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Steve Haycox

As myriad analysts have trumpeted without letup over the last 10 days, with the resounding defeat of politicized moral fundamentalism and supply-side economics in the Democratic election victory, America has entered a new electoral era, one in which social inclusion is the watchword. Voters had no difficulty distinguishing between economic and social issues, and President Obama and a variety of Senate and House members who advocated equal legitimacy for minority and young voters won a stunning victory that will change America's political landscape...

Steve Haycox

Alaska voters are being asked in the general election Tuesday whether to authorize a new state constitutional convention, a decennial vote provided for in the constitution itself. A few other states have a 20-year query. Former Alaska attorney general John Havelock has written a book on the matter, "Let's Do It Right." He argues that a convention is the right way to address a number of areas in which the present document is flawed and fails citizens' needs and rights...

Steve Haycox

The commemoration of Alaska Day, remembrance of the official transfer of Russian America to the United States on Oct. 18, 1867, passes rather quietly these days. Not everyone remembers what it's all about, perhaps not until they find a state office closed for the day...

Steve Haycox

In 1987, the novelist Tom Wolfe published his fantasy "The Bonfire of the Vanities," about a super-rich bond trader whose life and career are ruined by a careless judgment he makes after a chance encounter with a group of young men in the Bronx he perceives as street toughs. When several real incidents of a similar nature occurred in New York City over several months following the novel's release, Wolfe commented that it's no longer possible to write meaningful fiction because today's realities are more fantastic and dangerous than any novelist's story...

Steve Haycox

In what can only be described as a remarkable journalistic event, the highly respected, nominally centrist conservative New York Times columnist David Brooks published last Tuesday a scathing analysis of Mitt Romney's presidential campaign, following the circulation on the Internet of a video from last May in which Romney, meeting with a group of Republican high rollers, asserted that "47 percent of the country are people who are dependent upon government, who believe they are victims, who believe the government has a responsibility to take care of them. . ." and don't pay income taxes...

Steve Haycox

When the Alaska constitutional convention met in Fairbanks in the fall of 1955, Alaska's lone elected delegate to Congress, Bob Bartlett addressed them on the first day. Delegates expecting a fuzzy, warm talk of patriotic platitudes were likely surprised by what they heard. Bartlett did not mince words. He was anxious delegates understand how their work would shape Alaska's future, and he laid out his concerns starkly and boldly. A testament to his vision, his words were prescient and prophetic...

Steve Haycox

For several months Alaskans have been bombarded with concerted, corporate-generated television, radio and print advertising campaigns advocating a roll-back of oil taxes, support for development of the Pebble mineral prospect, and the defeat of an initiative for renewal of the state coastal zone management program.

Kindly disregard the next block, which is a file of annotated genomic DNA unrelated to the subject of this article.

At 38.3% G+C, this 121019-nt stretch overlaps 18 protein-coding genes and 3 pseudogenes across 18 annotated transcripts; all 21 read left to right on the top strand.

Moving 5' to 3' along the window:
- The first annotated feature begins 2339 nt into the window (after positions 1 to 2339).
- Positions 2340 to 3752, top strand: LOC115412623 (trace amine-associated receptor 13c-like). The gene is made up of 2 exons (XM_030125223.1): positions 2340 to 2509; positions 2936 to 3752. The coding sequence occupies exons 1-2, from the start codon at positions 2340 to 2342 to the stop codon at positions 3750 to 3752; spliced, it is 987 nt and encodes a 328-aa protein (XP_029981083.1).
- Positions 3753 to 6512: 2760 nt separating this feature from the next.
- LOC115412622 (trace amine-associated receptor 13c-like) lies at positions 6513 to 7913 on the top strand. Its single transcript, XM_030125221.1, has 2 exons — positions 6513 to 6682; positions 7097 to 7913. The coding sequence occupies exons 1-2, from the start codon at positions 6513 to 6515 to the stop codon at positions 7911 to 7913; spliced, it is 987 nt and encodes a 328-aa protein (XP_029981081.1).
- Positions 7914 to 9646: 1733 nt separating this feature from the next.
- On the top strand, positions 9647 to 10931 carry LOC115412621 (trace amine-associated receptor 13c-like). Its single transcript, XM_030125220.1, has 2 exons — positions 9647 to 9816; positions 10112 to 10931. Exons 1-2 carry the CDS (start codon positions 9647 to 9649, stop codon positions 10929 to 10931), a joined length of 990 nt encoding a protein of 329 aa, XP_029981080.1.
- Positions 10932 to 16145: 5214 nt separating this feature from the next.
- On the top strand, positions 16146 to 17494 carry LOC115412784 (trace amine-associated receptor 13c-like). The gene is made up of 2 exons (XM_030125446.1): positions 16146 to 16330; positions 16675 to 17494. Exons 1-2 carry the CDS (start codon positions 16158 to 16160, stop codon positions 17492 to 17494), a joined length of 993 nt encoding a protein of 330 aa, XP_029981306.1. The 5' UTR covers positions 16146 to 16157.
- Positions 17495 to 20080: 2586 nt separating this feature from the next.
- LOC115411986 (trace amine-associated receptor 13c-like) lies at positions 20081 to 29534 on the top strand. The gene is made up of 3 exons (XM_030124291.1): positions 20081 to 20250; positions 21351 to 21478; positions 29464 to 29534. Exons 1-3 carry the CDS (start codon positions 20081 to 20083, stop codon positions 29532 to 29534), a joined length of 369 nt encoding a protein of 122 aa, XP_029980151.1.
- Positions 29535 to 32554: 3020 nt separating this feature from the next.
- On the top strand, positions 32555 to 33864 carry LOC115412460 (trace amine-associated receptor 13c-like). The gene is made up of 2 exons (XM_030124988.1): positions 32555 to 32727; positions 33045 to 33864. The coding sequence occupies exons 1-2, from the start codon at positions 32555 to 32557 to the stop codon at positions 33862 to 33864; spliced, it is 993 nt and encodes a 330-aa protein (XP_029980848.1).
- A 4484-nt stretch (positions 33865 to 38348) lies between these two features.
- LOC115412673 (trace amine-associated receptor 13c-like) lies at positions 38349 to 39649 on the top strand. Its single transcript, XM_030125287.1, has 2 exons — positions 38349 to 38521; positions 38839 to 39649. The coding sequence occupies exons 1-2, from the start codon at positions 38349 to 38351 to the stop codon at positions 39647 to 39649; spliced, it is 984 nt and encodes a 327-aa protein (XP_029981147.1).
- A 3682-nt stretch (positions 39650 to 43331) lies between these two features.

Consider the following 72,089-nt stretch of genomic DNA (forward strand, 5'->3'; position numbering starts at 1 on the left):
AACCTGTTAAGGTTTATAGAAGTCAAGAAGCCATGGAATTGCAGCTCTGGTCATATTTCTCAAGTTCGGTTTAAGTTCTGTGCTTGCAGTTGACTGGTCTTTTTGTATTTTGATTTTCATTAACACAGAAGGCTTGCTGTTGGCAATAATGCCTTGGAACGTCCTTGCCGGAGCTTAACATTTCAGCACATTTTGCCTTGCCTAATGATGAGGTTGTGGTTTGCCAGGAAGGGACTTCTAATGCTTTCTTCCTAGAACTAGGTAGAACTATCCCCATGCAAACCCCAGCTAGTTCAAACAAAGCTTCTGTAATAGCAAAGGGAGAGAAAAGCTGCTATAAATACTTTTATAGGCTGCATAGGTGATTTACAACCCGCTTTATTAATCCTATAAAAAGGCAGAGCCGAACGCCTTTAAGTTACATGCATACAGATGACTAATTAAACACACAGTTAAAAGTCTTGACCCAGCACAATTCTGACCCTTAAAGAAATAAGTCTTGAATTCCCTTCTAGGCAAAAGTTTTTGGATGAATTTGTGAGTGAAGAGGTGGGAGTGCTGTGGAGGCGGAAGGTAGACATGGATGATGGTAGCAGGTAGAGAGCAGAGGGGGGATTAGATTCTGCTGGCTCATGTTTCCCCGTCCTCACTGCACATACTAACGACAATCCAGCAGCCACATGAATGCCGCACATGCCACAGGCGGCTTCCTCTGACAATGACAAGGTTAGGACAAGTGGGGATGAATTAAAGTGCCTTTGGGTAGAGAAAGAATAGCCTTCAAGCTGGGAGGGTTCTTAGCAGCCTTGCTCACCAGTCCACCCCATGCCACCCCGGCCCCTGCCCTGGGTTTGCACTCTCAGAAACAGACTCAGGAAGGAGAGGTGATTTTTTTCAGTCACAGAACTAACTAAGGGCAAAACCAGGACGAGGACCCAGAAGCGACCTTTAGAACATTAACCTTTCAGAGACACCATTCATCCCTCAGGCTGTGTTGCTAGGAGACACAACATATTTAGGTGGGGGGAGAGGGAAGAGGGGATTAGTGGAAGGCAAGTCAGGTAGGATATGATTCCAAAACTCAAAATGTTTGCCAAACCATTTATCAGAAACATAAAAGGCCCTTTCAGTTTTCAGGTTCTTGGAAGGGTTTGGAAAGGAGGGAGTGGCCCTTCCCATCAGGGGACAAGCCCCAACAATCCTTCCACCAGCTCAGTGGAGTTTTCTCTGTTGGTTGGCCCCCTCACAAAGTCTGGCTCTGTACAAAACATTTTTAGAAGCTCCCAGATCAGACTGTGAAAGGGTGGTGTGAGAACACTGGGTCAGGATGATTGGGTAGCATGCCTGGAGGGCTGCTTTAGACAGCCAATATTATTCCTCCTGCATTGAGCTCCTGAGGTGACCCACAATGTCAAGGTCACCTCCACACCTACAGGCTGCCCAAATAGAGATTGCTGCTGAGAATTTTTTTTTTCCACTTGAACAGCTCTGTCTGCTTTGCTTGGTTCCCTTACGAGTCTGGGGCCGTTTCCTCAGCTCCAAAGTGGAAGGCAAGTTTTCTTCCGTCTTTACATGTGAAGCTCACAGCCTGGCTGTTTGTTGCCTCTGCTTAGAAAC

More recently, corporate money has begun to flow to candidates for election to the state Senate who would break the coalition there that has so far successfully resisted the roll-back of ACES...

Steve Haycox

In what must be considered one of the more remarkable developments of modern American life, the U.S. seems on the high road to demolishing its system of public education. Throughout the late 19th and much of the 20th century, American public schools were the envy of and model for national education programs across the globe. They reached a far greater portion of the population than any other national system, had a comprehensive and flexible curriculum, were gender neutral, and increased the literacy rate far beyond even the most advanced countries, including Britain and Germany whose systems were rooted in an elitist conception of access to education...

Steve Haycox

When Congress authorized creation of the Alaska Territorial Legislature in 1912, it brought to Alaska the final phase of the territorial system that had been implemented in all the other territorial acquisitions of the United States since the beginning of the nation, with just a few exceptions. That process began with the presidential appointment of a governor, judge and minor civil officials, as authorized by Congress, whenever the solons determined the time was right...

Steve Haycox

One hundred years ago next month, President William Taft signed the congressional enactment authorizing the biennial election of a territorial legislature in Alaska. This was the third major element of the territorial system Congress had established for newly acquired lands at the beginning of national government, in the 1780s. This column treats the first element.

That was congressional authorization of presidential appointment of a governor, a judge and marshals, recording clerks and others. Congress took this action in 1884, 17 years after the Alaska purchase. Until that time, law and order were maintained in Alaska first by the U.S. Army, then, briefly, the Customs Office, and finally the U.S. Navy...

Steve Haycox

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